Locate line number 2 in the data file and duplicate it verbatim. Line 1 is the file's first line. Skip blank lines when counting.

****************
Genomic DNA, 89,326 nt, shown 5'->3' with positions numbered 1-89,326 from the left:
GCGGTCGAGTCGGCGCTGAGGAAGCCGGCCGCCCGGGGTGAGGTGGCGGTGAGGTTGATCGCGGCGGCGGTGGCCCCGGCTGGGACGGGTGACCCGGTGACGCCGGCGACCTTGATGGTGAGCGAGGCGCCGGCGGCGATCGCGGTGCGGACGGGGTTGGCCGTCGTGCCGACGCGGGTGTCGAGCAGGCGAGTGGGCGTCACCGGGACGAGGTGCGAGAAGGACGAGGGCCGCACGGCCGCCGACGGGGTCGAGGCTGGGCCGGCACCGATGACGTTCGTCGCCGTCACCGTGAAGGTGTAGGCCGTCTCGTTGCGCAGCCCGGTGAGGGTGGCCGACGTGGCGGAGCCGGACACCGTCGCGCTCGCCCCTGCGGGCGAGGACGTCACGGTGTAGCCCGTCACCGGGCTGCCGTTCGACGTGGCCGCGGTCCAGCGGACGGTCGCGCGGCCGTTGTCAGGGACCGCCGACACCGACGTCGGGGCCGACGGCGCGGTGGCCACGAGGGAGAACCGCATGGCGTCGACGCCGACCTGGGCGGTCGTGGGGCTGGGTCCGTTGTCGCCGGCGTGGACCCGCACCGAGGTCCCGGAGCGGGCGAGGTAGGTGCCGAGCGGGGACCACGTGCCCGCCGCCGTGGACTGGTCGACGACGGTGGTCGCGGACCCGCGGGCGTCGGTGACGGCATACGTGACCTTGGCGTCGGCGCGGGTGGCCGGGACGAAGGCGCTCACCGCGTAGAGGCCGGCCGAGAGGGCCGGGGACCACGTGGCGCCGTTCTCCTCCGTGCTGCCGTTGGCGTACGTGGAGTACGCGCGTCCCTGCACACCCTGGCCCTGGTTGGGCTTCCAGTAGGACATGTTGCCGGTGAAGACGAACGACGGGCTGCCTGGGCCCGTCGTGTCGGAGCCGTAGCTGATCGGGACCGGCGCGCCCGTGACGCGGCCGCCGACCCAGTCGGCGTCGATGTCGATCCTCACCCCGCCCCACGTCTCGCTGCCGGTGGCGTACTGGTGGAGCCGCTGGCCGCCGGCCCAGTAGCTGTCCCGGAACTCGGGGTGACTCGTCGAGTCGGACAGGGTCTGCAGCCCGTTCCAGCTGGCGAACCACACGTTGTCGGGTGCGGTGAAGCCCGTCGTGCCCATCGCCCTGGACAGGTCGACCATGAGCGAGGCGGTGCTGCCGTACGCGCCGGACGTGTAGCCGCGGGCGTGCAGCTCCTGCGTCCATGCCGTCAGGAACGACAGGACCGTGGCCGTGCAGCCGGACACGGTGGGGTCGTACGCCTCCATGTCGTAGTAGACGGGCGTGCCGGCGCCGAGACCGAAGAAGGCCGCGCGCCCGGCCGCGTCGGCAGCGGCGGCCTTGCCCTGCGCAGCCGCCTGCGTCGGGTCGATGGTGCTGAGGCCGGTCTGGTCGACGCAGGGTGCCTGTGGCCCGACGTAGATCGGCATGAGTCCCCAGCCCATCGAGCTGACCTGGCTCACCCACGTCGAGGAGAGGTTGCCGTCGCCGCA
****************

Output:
GCGGTCGAGTCGGCGCTGAGGAAGCCGGCCGCCCGGGGTGAGGTGGCGGTGAGGTTGATCGCGGCGGCGGTGGCCCCGGCTGGGACGGGTGACCCGGTGACGCCGGCGACCTTGATGGTGAGCGAGGCGCCGGCGGCGATCGCGGTGCGGACGGGGTTGGCCGTCGTGCCGACGCGGGTGTCGAGCAGGCGAGTGGGCGTCACCGGGACGAGGTGCGAGAAGGACGAGGGCCGCACGGCCGCCGACGGGGTCGAGGCTGGGCCGGCACCGATGACGTTCGTCGCCGTCACCGTGAAGGTGTAGGCCGTCTCGTTGCGCAGCCCGGTGAGGGTGGCCGACGTGGCGGAGCCGGACACCGTCGCGCTCGCCCCTGCGGGCGAGGACGTCACGGTGTAGCCCGTCACCGGGCTGCCGTTCGACGTGGCCGCGGTCCAGCGGACGGTCGCGCGGCCGTTGTCAGGGACCGCCGACACCGACGTCGGGGCCGACGGCGCGGTGGCCACGAGGGAGAACCGCATGGCGTCGACGCCGACCTGGGCGGTCGTGGGGCTGGGTCCGTTGTCGCCGGCGTGGACCCGCACCGAGGTCCCGGAGCGGGCGAGGTAGGTGCCGAGCGGGGACCACGTGCCCGCCGCCGTGGACTGGTCGACGACGGTGGTCGCGGACCCGCGGGCGTCGGTGACGGCATACGTGACCTTGGCGTCGGCGCGGGTGGCCGGGACGAAGGCGCTCACCGCGTAGAGGCCGGCCGAGAGGGCCGGGGACCACGTGGCGCCGTTCTCCTCCGTGCTGCCGTTGGCGTACGTGGAGTACGCGCGTCCCTGCACACCCTGGCCCTGGTTGGGCTTCCAGTAGGACATGTTGCCGGTGAAGACGAACGACGGGCTGCCTGGGCCCGTCGTGTCGGAGCCGTAGCTGATCGGGACCGGCGCGCCCGTGACGCGGCCGCCGACCCAGTCGGCGTCGATGTCGATCCTCACCCCGCCCCACGTCTCGCTGCCGGTGGCGTACTGGTGGAGCCGCTGGCCGCCGGCCCAGTAGCTGTCCCGGAACTCGGGGTGACTCGTCGAGTCGGACAGGGTCTGCAGCCCGTTCCAGCTGGCGAACCACACGTTGTCGGGTGCGGTGAAGCCCGTCGTGCCCATCGCCCTGGACAGGTCGACCATGAGCGAGGCGGTGCTGCCGTACGCGCCGGACGTGTAGCCGCGGGCGTGCAGCTCCTGCGTCCATGCCGTCAGGAACGACAGGACCGTGGCCGTGCAGCCGGACACGGTGGGGTCGTACGCCTCCATGTCGTAGTAGACGGGCGTGCCGGCGCCGAGACCGAAGAAGGCCGCGCGCCCGGCCGCGTCGGCAGCGGCGGCCTTGCCCTGCGCAGCCGCCTGCGTCGGGTCGATGGTGCTGAGGCCGGTCTGGTCGACGCAGGGTGCCTGTGGCCCGACGTAGATCGGCATGAGTCCCCAGCCCATCGAGCTGACCTGGCTCACCCACGTCGAGGAGAGGTTGCCGTCGCCGCA